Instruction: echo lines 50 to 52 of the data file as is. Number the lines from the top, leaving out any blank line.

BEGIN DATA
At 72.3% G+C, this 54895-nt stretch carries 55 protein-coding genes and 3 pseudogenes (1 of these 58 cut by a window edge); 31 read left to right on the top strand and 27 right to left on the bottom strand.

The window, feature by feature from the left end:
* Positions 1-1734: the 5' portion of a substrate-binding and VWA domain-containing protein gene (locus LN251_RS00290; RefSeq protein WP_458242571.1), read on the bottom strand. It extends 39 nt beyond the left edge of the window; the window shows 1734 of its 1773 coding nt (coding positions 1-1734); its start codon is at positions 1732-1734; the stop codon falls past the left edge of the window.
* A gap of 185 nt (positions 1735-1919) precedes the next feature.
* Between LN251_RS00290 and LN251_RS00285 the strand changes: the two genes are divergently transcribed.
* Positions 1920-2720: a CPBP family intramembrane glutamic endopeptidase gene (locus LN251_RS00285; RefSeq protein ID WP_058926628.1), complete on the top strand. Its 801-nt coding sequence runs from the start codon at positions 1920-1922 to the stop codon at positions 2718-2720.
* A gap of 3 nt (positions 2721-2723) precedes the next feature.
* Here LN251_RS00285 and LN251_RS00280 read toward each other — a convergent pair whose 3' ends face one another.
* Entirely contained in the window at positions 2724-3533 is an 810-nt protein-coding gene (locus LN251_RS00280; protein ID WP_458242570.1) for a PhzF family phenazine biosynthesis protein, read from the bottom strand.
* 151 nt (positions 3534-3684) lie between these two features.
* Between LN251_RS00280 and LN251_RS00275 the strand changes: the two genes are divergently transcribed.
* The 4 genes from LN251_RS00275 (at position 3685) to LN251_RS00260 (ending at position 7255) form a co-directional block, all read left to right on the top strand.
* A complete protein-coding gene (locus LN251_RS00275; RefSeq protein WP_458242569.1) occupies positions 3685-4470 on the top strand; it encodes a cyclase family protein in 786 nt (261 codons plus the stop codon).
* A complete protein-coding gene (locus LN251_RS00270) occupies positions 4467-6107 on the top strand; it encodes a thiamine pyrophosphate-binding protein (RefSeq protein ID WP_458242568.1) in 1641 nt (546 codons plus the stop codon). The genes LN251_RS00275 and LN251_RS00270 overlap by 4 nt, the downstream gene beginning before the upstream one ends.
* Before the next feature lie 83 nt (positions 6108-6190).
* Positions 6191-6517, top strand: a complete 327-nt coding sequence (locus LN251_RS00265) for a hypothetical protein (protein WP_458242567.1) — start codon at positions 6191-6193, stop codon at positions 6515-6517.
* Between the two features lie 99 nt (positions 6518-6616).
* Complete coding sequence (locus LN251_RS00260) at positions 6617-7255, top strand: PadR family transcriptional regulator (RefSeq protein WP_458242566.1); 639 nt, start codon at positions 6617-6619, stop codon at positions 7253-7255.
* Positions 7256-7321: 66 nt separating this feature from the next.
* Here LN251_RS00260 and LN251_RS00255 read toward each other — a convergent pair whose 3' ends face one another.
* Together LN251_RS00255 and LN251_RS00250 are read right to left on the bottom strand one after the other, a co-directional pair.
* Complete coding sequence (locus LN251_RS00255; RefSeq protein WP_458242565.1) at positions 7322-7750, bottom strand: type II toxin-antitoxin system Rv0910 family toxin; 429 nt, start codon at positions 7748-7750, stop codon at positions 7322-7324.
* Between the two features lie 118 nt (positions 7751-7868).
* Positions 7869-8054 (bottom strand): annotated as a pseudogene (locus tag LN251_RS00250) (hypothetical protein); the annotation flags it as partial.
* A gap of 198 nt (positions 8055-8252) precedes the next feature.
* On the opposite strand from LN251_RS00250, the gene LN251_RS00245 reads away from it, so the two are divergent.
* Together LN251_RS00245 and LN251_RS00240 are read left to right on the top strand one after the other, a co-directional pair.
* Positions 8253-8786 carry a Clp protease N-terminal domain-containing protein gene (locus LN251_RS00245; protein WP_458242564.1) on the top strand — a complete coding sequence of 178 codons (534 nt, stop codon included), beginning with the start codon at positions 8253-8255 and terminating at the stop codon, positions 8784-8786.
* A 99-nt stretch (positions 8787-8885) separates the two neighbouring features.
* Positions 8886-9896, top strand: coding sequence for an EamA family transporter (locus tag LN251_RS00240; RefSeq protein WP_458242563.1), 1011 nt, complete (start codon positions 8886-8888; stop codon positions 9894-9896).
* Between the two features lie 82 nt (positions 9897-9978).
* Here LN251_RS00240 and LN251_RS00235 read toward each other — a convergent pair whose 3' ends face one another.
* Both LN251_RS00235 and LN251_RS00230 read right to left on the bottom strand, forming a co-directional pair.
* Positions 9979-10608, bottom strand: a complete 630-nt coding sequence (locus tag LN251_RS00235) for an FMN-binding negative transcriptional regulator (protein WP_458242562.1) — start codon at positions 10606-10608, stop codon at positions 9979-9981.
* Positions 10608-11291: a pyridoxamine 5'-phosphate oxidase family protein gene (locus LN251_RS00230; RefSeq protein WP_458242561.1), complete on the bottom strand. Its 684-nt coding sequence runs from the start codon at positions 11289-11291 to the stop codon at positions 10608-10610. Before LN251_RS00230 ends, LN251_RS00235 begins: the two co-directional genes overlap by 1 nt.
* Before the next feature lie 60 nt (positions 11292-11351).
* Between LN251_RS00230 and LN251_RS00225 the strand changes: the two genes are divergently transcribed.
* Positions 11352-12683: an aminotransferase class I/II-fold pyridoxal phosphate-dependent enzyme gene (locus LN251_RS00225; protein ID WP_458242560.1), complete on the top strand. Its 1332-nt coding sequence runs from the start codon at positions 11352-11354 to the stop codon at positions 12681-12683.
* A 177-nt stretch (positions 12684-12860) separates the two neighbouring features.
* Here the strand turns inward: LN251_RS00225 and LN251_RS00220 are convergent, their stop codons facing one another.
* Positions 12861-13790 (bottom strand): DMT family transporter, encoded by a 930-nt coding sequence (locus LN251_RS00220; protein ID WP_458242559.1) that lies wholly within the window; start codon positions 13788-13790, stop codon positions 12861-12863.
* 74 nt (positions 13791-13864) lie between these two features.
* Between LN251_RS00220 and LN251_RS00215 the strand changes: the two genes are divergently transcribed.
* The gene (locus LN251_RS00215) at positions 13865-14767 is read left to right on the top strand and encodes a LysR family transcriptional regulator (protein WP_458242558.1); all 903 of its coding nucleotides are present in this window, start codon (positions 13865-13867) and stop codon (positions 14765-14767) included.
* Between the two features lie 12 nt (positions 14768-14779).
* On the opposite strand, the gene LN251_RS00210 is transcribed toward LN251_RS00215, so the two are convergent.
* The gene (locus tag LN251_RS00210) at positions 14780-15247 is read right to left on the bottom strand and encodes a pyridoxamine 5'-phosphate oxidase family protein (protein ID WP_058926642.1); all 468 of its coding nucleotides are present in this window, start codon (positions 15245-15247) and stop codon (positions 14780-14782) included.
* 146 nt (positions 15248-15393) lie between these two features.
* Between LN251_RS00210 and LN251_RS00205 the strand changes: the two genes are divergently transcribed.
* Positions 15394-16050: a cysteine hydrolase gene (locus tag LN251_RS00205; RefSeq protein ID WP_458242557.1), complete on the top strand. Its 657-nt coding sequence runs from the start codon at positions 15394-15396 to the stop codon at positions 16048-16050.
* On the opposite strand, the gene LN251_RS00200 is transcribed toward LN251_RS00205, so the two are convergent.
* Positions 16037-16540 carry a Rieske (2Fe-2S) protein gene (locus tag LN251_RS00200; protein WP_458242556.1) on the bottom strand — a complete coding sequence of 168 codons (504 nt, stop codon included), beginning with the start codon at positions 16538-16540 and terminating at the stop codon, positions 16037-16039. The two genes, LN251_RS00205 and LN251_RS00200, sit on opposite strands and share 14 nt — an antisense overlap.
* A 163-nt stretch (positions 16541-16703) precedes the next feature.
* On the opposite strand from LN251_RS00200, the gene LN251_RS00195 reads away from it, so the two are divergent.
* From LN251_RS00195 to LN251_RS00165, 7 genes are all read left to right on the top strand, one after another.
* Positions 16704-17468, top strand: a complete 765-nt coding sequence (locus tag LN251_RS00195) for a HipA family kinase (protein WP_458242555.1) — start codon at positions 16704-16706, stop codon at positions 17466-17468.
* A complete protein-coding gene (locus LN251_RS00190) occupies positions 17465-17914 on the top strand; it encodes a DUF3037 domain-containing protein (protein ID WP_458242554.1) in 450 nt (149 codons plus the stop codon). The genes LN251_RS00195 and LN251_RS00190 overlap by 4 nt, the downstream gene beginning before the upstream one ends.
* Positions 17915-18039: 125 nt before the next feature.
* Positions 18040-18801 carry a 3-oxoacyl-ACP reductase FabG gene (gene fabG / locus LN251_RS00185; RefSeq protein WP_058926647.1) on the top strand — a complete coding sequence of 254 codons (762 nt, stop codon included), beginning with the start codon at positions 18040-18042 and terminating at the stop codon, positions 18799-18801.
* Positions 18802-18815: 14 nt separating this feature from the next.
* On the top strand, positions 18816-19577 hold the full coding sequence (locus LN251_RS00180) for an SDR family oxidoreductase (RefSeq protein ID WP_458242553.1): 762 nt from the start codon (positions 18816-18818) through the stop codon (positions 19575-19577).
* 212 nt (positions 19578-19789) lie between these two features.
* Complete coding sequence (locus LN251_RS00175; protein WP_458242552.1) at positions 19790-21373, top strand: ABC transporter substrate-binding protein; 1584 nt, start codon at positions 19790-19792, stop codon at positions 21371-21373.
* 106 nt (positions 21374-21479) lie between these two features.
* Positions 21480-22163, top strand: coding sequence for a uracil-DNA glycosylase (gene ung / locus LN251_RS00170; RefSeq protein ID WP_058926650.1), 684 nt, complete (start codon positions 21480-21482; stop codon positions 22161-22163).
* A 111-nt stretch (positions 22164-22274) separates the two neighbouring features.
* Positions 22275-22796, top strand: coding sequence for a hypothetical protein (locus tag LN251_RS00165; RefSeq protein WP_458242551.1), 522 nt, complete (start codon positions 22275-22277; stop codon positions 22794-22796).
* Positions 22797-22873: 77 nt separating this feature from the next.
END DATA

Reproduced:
* Positions 15394-16050: a cysteine hydrolase gene (locus tag LN251_RS00205; RefSeq protein ID WP_458242557.1), complete on the top strand. Its 657-nt coding sequence runs from the start codon at positions 15394-15396 to the stop codon at positions 16048-16050.
* On the opposite strand, the gene LN251_RS00200 is transcribed toward LN251_RS00205, so the two are convergent.
* Positions 16037-16540 carry a Rieske (2Fe-2S) protein gene (locus tag LN251_RS00200; protein WP_458242556.1) on the bottom strand — a complete coding sequence of 168 codons (504 nt, stop codon included), beginning with the start codon at positions 16538-16540 and terminating at the stop codon, positions 16037-16039. The two genes, LN251_RS00205 and LN251_RS00200, sit on opposite strands and share 14 nt — an antisense overlap.